Dynamically-linked libraries are widely adopted in application programs to achieve extensibility. However, faults in untrusted libraries could allow an attacker to compromise both integrity and confidentiality of the host system (the main program and trusted libraries), as no protection boundaries are enforced between them. Previous systems address this issue through the technique named data sandboxing that relies on instrumentation to sandbox memory reads and writes in untrusted libraries. However, the instrumentation method causes relatively high overhead due to frequent memory reads in code.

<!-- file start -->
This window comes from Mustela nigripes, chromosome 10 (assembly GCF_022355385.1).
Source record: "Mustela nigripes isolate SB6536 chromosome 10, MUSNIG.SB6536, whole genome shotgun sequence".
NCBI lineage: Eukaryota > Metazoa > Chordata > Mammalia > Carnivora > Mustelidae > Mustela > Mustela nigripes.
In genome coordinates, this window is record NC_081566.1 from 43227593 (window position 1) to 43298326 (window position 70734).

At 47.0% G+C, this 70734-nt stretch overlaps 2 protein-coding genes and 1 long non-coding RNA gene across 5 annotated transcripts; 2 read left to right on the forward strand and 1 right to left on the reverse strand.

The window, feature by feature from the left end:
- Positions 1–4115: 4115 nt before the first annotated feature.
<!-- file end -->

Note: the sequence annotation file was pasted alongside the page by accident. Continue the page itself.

In this paper, we propose an efficient and practical data sandboxing approach (called ISboxing) on contemporary x86 platforms, which sandboxes a memory read/write by directly substituting it with a self-sandboxed and function-equivalent one. Our substitution-based method does not insert any additional instructions into library code and therefore incurs almost no measurable runtime overhead. Our experimental results show that ISboxing incurs only 0.32%/1.54% (average/max) overhead for SPECint2000 and 0.05%/0.24% (average/max) overhead for SFI benchmarks, which indicates a notable performance improvement on prior work.